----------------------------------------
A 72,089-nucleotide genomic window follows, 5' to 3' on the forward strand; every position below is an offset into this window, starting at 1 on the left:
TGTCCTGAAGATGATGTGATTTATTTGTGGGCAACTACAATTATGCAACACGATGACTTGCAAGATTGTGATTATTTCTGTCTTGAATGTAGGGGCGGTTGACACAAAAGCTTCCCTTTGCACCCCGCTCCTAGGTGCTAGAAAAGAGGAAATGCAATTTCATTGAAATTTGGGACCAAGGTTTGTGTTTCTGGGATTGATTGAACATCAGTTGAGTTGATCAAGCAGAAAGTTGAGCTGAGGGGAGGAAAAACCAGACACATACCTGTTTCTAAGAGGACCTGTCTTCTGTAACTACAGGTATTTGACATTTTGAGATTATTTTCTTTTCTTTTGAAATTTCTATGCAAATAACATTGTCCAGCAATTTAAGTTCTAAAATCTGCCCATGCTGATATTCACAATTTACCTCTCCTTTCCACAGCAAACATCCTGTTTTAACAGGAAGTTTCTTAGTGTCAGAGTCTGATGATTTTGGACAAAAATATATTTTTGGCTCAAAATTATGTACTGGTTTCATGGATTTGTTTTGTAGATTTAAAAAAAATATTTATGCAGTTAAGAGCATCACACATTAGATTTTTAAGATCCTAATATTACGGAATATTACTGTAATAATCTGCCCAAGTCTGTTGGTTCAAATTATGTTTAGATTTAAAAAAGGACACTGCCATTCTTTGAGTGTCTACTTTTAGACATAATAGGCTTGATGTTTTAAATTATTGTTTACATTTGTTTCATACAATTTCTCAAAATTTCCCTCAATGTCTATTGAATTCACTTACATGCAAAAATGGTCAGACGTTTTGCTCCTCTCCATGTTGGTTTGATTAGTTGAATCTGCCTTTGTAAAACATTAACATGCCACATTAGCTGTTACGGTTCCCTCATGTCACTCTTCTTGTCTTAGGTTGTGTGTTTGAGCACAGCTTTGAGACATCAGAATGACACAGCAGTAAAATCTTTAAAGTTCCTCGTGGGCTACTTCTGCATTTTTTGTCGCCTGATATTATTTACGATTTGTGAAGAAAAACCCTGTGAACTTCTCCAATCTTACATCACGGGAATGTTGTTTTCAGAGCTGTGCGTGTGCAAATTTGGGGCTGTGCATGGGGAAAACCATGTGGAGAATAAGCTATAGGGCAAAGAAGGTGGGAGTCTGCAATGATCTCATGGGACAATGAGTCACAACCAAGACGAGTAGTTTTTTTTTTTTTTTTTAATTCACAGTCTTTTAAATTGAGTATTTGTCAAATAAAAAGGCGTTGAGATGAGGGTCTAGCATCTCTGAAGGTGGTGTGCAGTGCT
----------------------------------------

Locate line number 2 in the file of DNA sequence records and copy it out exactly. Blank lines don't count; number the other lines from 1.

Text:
TGTCCTGAAGATGATGTGATTTATTTGTGGGCAACTACAATTATGCAACACGATGACTTGCAAGATTGTGATTATTTCTGTCTTGAATGTAGGGGCGGTTGACACAAAAGCTTCCCTTTGCACCCCGCTCCTAGGTGCTAGAAAAGAGGAAATGCAATTTCATTGAAATTTGGGACCAAGGTTTGTGTTTCTGGGATTGATTGAACATCAGTTGAGTTGATCAAGCAGAAAGTTGAGCTGAGGGGAGGAAAAACCAGACACATACCTGTTTCTAAGAGGACCTGTCTTCTGTAACTACAGGTATTTGACATTTTGAGATTATTTTCTTTTCTTTTGAAATTTCTATGCAAATAACATTGTCCAGCAATTTAAGTTCTAAAATCTGCCCATGCTGATATTCACAATTTACCTCTCCTTTCCACAGCAAACATCCTGTTTTAACAGGAAGTTTCTTAGTGTCAGAGTCTGATGATTTTGGACAAAAATATATTTTTGGCTCAAAATTATGTACTGGTTTCATGGATTTGTTTTGTAGATTTAAAAAAAATATTTATGCAGTTAAGAGCATCACACATTAGATTTTTAAGATCCTAATATTACGGAATATTACTGTAATAATCTGCCCAAGTCTGTTGGTTCAAATTATGTTTAGATTTAAAAAAGGACACTGCCATTCTTTGAGTGTCTACTTTTAGACATAATAGGCTTGATGTTTTAAATTATTGTTTACATTTGTTTCATACAATTTCTCAAAATTTCCCTCAATGTCTATTGAATTCACTTACATGCAAAAATGGTCAGACGTTTTGCTCCTCTCCATGTTGGTTTGATTAGTTGAATCTGCCTTTGTAAAACATTAACATGCCACATTAGCTGTTACGGTTCCCTCATGTCACTCTTCTTGTCTTAGGTTGTGTGTTTGAGCACAGCTTTGAGACATCAGAATGACACAGCAGTAAAATCTTTAAAGTTCCTCGTGGGCTACTTCTGCATTTTTTGTCGCCTGATATTATTTACGATTTGTGAAGAAAAACCCTGTGAACTTCTCCAATCTTACATCACGGGAATGTTGTTTTCAGAGCTGTGCGTGTGCAAATTTGGGGCTGTGCATGGGGAAAACCATGTGGAGAATAAGCTATAGGGCAAAGAAGGTGGGAGTCTGCAATGATCTCATGGGACAATGAGTCACAACCAAGACGAGTAGTTTTTTTTTTTTTTTTTAATTCACAGTCTTTTAAATTGAGTATTTGTCAAATAAAAAGGCGTTGAGATGAGGGTCTAGCATCTCTGAAGGTGGTGTGCAGTGCT